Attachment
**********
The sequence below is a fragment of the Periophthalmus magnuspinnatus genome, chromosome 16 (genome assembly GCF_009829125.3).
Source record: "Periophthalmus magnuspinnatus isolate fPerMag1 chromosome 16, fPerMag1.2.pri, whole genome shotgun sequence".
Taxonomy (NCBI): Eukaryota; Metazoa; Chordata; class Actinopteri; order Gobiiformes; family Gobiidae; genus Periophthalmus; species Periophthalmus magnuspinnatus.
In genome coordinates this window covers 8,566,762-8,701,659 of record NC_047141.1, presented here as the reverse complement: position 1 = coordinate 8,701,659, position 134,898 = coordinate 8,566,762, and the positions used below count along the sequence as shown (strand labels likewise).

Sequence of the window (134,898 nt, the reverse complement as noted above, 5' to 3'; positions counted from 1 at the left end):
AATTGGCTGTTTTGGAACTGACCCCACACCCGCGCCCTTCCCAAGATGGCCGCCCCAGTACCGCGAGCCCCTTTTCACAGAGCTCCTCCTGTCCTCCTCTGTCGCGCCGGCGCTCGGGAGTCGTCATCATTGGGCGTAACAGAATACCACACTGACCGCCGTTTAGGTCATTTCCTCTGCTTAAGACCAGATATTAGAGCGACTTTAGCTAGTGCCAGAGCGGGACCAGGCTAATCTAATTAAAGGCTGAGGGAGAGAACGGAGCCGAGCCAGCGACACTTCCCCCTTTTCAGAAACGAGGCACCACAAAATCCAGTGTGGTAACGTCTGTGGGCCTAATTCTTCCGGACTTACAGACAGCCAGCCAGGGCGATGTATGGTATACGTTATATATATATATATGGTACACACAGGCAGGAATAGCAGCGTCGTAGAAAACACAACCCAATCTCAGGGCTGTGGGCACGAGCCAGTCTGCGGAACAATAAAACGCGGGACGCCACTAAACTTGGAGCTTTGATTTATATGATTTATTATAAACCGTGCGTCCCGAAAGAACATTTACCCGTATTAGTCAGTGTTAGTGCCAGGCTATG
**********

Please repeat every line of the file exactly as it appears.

The sequence below is a fragment of the Periophthalmus magnuspinnatus genome, chromosome 16 (genome assembly GCF_009829125.3).
Source record: "Periophthalmus magnuspinnatus isolate fPerMag1 chromosome 16, fPerMag1.2.pri, whole genome shotgun sequence".
Taxonomy (NCBI): Eukaryota; Metazoa; Chordata; class Actinopteri; order Gobiiformes; family Gobiidae; genus Periophthalmus; species Periophthalmus magnuspinnatus.
In genome coordinates this window covers 8,566,762-8,701,659 of record NC_047141.1, presented here as the reverse complement: position 1 = coordinate 8,701,659, position 134,898 = coordinate 8,566,762, and the positions used below count along the sequence as shown (strand labels likewise).

Sequence of the window (134,898 nt, the reverse complement as noted above, 5' to 3'; positions counted from 1 at the left end):
AATTGGCTGTTTTGGAACTGACCCCACACCCGCGCCCTTCCCAAGATGGCCGCCCCAGTACCGCGAGCCCCTTTTCACAGAGCTCCTCCTGTCCTCCTCTGTCGCGCCGGCGCTCGGGAGTCGTCATCATTGGGCGTAACAGAATACCACACTGACCGCCGTTTAGGTCATTTCCTCTGCTTAAGACCAGATATTAGAGCGACTTTAGCTAGTGCCAGAGCGGGACCAGGCTAATCTAATTAAAGGCTGAGGGAGAGAACGGAGCCGAGCCAGCGACACTTCCCCCTTTTCAGAAACGAGGCACCACAAAATCCAGTGTGGTAACGTCTGTGGGCCTAATTCTTCCGGACTTACAGACAGCCAGCCAGGGCGATGTATGGTATACGTTATATATATATATATGGTACACACAGGCAGGAATAGCAGCGTCGTAGAAAACACAACCCAATCTCAGGGCTGTGGGCACGAGCCAGTCTGCGGAACAATAAAACGCGGGACGCCACTAAACTTGGAGCTTTGATTTATATGATTTATTATAAACCGTGCGTCCCGAAAGAACATTTACCCGTATTAGTCAGTGTTAGTGCCAGGCTATG